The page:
I had a student from Malta (holding a Maltese passport, but not Maltese) who emphasized the importance of visiting Valletta and the Grand Harbour in general for history there. She was the same student who recommended staying in Mdina, which was absolutely correct. QQ and I spent three days around the Grand Harbour, as I see things very slowly. As a result, we didn’t end up seeing much of the island – nor Gozo or Comino.
We took the bus to and from Valletta/Cottonera. It’s always an interesting decision that one makes between using the public transit and renting a car. On leaving Cyprus I regretted not renting a car in Malta, confident in driving on the left by then. And yet public transit has it’s own appeal. In Malta, the clientele was mostly immigrant workers from South and Southeast Asia. On our first bus from Rabat to Valletta the other passengers were:
- One young man from Laos sitting behind us
- A young couple from Vietnam
- One young man from Cambodia?
- A Thai woman speaking loudly on the phone
- An old Maltese man standing
- Two middle-aged Filipino women
- A tourist couple from some Germanic place
- A British couple with a young child
- A solo traveler from some Slavic place
And our bus driver was Filipino. Our route also took us past an immigrant neighborhood advertising Eritrean, Chinese, Middle Eastern, and Afghan food. As we stopped and took on passengers there, I thought of how much my traveling style changes with my wealth and my company. Traveling alone I always stayed with locals – quickly learned the language, eating local food simply for economical reasons, seeing fewer sights, doing fewer things, immersing myself deeper into typical life. Traveling with Brent or with Qianqian, I spend most of my time speaking with them, deepening extant relationships rather than creating new ones, developing our language rather than learning new ones, seeing many things, doing many things, eating well with specific destinations picked out, and generally staying outside the orbit of local life. When we alighted at the Triton fountain, I felt simultaneously wistful for my past travels and content with my current style.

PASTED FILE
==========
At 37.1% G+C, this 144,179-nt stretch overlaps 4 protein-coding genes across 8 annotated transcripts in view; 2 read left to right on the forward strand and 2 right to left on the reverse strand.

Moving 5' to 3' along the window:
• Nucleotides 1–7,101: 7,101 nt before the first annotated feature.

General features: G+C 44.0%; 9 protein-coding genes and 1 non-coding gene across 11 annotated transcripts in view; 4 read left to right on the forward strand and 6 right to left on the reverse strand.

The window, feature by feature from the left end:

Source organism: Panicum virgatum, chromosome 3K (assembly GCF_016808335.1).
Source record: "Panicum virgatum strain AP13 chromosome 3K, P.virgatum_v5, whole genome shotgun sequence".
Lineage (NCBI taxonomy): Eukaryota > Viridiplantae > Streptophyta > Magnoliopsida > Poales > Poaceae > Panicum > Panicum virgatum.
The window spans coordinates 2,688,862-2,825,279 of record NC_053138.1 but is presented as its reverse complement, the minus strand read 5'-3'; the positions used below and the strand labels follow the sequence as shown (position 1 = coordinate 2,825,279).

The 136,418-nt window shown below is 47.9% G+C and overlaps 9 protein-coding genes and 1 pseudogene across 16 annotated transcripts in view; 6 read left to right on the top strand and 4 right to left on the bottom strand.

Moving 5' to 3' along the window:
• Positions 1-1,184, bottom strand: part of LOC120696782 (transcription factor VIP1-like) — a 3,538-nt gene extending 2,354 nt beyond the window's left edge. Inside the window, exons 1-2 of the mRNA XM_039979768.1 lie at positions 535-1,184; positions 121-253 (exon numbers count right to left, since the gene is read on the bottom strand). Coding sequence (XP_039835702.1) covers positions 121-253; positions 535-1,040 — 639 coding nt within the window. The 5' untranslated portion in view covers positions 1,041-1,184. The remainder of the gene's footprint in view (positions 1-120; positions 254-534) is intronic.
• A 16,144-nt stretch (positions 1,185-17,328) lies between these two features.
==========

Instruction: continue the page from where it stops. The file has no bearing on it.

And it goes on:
We walked down a side street in Valletta, avoiding the crush of tourists on the main thoroughfare. The streetscape was a bit dirty with that standard European grime while remaining beautiful in a style that was reminiscent of Amman, with beige instead of white. We spent the entire afternoon at Fort St. Elmo, the National War Museum. I didn’t expect to find it so fascinating. While we had read up on the history of the island before arriving, spending an entire afternoon weaving through the history of the place from prehistory to the present gave so much more depth, somehow. Sometimes I find museums to be a glorified, deconstructed textbooks. Sometimes that doesn’t matter – the National War Museum is very much one of these textbooks turned into a guided walk, but captivating nonetheless. While it naturally focuses on war – the Phoenician to the Carthaginians to the Romans to the Goths to the Arab conquest to the Italian and French dominion to the headquarters of the Knights Hospitaller to Napoleon to the British to Independence – so much more is included between the lines. QQ was rather depressed by all the war and devastation (there’s an entire section on the Great Siege by the Ottomans against the Knights of Malta, and multiple for the Second World War). Maybe I’m becoming a middle-aged man, and I’ll start watching history documentaries about the Second World War. Suffice to say that I enjoyed learning from the museum, when I think an earlier version of me would have given the museum a miss entirely.